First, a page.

Making case closing an essential part of office hygiene
The lawyer, reviewing some pre-trial documents, surveyed the living room. A rainy Sunday led to numerous children’s games, books, and toys lying about. One of the two children tromped down the stairs, into the living room. “Can we make popcorn and watch a movie?” The lawyer’s eyes widened, scanning the mess strewn across the living room. The lawyer’s daughter recognized the look, and said, “I know. Put our stuff away before we start the next thing. I’ll get my brother.” The lawyer, pleased this took simple eye widening, went back to readying for trial.
Putting away toys before starting the next evolution serves as a wonderful metaphor for closing case files properly, completely, and regularly. The immediate needs presented by current client concerns, trials, and litigation tend to draw us to those pots bubbling in front of us. Closing files can then become a triage function. We’ll get to those when we have some time, some may decide. Triage or not, this leads to accumulated time debt. The more files build up, the more unmanageable the task feels. Beyond the neat freak tendencies, why should one care? Closed files make open files easier to manage, locate, and search. For those with paper, the binder/file reduction cleans up physical space. Formally ending the relationship with a client, as the file closes, makes errors-and-omissions carriers happier. Most of all, it makes retirement, illness, sudden death, or selling a firm far easier without that accumulated time debt.
Case-closing process, checklist, and job duty
So, how does one prevent that closing backlog from building up? Implement a case-closing process. The best processes include checklists. Checklists allow someone to check off that which needs doing. The process should also specifically list the office roles responsible for each step, so folks are accountable for the tasks. Preparing that checklist and the job requirements takes upfront effort, yet the effort pays dividends. While evaluating one’s case-closing process, it is a good time to examine file systems overall.
Why? Because to the extent one’s practice still relies on paper, now’s the time to reduce that paper reliance. Papers get lost, misfiled, and cannot be searched or recovered by the information technology person. They take up manual filing time and storage space. And on the back end, they require decisions about whether they get scanned, stored offsite, offered to the client, and what portions, if any, can be disposed of. These last bits require careful consideration of State Bar requirements, which should be checked periodically to make sure one’s case and record retention program remain legally compliant.
The better other way is digital retention. The benefit here? Relatively inexpensive storage costs. Couple this with cloud storage and a backup system and one’s data is backed up. The office can maintain the files indefinitely without needing to set five-year reminders to call boxes back from offsite storage, review them again, and then shred them. And the files remain searchable for prior expert depositions, outlines, briefs, complaints, or other work that might save one from recreating the wheel. It is no mystery which method we recommend. Reducing paper use as much as possible and relying on digital retention greatly streamlines the practice.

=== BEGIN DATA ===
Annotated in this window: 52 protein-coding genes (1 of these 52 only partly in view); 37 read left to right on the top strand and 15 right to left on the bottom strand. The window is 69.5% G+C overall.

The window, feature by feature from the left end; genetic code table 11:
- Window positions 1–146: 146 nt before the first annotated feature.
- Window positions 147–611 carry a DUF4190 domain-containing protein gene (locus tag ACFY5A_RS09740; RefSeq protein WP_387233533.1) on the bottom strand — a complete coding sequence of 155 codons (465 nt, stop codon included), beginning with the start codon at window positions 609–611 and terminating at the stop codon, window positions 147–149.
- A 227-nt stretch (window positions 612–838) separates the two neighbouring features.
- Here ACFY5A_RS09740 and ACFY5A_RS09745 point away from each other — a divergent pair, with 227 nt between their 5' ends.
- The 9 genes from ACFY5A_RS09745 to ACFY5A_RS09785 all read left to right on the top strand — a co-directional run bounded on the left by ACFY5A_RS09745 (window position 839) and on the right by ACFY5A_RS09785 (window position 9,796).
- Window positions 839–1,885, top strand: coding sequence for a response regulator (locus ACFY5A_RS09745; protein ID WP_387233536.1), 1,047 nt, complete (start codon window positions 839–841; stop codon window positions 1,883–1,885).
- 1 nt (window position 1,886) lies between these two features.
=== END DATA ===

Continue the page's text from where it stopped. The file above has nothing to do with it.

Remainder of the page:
Build that checklist to ensure nothing gets overlooked. This includes checking for protective orders and following up on what needs to happen with protected documents pursuant to any orders. Best practices here include reminding any experts who were provided the material that the documents need to be deleted now that the case is over, as well as deleting them from the case file. That’s once the defendant’s check has cleared, of course.
Defense counsel will feel better if one sends an email stating that one has contacted experts, reminded them to delete the material, and that one has deleted it as well. While making them feel better isn’t necessarily part of our job, recognizing we’ll see them again and maintaining professionalism is.
Also include a checkbox for speaking with the client and asking about what materials they want returned. They probably don’t want the bag of bloody clothes the paramedics cut off – the same ones the biomechanical expert asked for. But they will want personal tangible items – actual photos, cards, original death certificates, and the like. Finally, include two checkboxes related to funds. One is to make sure all final funds have been distributed to the client. The other is to check the lien file, reconfirm all were paid, and that all the lien checks cleared so there’s no lien lurking out there.
Back to our lawyer, preparing for trial. The kids swept through the living room, tidying up without any prompting, knowing a movie lay in their future. The lawyer got up, headed to the kitchen, and started making popcorn. While neither a usual nor favorite technique, sometimes a little screen time was warranted. The babysitter of last resort on a trial preparation weekend.
Miles B. Cooper is a partner at Coopers LLP, where they help the seriously injured, people grieving the loss of loved ones, preventable disaster victims, and all bicyclists. Miles also consults on trial matters and associates in as trial counsel. He has served as lead counsel, co-counsel, second seat, and schlepper over his career, and is an American Board of Trial Advocates member.
2023 by the author.
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